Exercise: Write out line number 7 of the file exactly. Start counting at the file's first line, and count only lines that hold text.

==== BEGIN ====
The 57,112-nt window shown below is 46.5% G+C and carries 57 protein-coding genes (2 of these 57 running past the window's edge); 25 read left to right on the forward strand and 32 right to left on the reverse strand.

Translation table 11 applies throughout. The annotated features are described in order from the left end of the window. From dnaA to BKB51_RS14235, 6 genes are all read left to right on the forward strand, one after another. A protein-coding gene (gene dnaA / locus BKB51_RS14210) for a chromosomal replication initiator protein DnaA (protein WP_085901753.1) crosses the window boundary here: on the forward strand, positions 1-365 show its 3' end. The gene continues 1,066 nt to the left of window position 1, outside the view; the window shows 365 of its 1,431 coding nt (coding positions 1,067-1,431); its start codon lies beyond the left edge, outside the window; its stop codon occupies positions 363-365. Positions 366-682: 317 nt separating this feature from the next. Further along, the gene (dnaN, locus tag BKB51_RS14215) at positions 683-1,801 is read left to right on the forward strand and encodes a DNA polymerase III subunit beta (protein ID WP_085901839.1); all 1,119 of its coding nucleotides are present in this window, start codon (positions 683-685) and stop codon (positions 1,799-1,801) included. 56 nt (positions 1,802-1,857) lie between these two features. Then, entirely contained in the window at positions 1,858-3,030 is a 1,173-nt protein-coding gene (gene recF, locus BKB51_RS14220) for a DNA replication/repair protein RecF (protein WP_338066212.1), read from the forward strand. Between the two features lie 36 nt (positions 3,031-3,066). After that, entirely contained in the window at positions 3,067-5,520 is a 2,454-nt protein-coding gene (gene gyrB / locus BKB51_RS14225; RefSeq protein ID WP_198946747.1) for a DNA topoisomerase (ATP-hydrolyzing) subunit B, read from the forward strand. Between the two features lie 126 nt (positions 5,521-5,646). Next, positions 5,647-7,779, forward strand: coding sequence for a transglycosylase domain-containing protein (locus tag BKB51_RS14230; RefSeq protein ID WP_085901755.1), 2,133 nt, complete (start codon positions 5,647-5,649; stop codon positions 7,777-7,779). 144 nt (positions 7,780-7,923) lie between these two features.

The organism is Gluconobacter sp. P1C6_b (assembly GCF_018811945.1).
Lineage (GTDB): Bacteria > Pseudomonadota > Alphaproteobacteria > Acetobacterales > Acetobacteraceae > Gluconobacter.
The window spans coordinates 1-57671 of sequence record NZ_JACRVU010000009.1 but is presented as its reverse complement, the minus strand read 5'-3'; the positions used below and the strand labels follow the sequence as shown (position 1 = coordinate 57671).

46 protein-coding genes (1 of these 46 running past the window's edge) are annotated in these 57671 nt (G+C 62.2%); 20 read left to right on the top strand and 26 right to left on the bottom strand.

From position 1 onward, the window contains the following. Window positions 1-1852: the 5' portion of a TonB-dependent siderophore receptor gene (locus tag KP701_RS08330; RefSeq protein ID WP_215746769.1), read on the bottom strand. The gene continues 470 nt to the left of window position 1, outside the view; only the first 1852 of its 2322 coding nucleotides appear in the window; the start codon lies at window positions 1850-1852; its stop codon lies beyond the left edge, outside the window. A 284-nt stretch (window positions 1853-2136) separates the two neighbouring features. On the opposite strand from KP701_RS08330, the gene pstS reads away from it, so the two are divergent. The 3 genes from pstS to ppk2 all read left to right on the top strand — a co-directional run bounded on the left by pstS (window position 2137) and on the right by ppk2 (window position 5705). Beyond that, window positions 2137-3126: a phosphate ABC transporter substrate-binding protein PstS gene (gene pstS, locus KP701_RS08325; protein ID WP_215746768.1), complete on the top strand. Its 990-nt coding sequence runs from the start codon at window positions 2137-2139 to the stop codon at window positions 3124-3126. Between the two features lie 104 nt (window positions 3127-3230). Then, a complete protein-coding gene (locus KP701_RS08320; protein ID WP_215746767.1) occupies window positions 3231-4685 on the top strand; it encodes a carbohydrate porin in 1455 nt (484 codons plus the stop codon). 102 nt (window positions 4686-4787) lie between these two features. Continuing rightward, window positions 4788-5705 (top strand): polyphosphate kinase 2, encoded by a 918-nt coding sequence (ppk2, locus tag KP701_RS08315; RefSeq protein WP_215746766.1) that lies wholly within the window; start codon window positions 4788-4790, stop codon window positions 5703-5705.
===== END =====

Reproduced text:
From position 1 onward, the window contains the following. Window positions 1-1852: the 5' portion of a TonB-dependent siderophore receptor gene (locus tag KP701_RS08330; RefSeq protein ID WP_215746769.1), read on the bottom strand. The gene continues 470 nt to the left of window position 1, outside the view; only the first 1852 of its 2322 coding nucleotides appear in the window; the start codon lies at window positions 1850-1852; its stop codon lies beyond the left edge, outside the window. A 284-nt stretch (window positions 1853-2136) separates the two neighbouring features. On the opposite strand from KP701_RS08330, the gene pstS reads away from it, so the two are divergent. The 3 genes from pstS to ppk2 all read left to right on the top strand — a co-directional run bounded on the left by pstS (window position 2137) and on the right by ppk2 (window position 5705). Beyond that, window positions 2137-3126: a phosphate ABC transporter substrate-binding protein PstS gene (gene pstS, locus KP701_RS08325; protein ID WP_215746768.1), complete on the top strand. Its 990-nt coding sequence runs from the start codon at window positions 2137-2139 to the stop codon at window positions 3124-3126. Between the two features lie 104 nt (window positions 3127-3230). Then, a complete protein-coding gene (locus KP701_RS08320; protein ID WP_215746767.1) occupies window positions 3231-4685 on the top strand; it encodes a carbohydrate porin in 1455 nt (484 codons plus the stop codon). 102 nt (window positions 4686-4787) lie between these two features. Continuing rightward, window positions 4788-5705 (top strand): polyphosphate kinase 2, encoded by a 918-nt coding sequence (ppk2, locus tag KP701_RS08315; RefSeq protein WP_215746766.1) that lies wholly within the window; start codon window positions 4788-4790, stop codon window positions 5703-5705.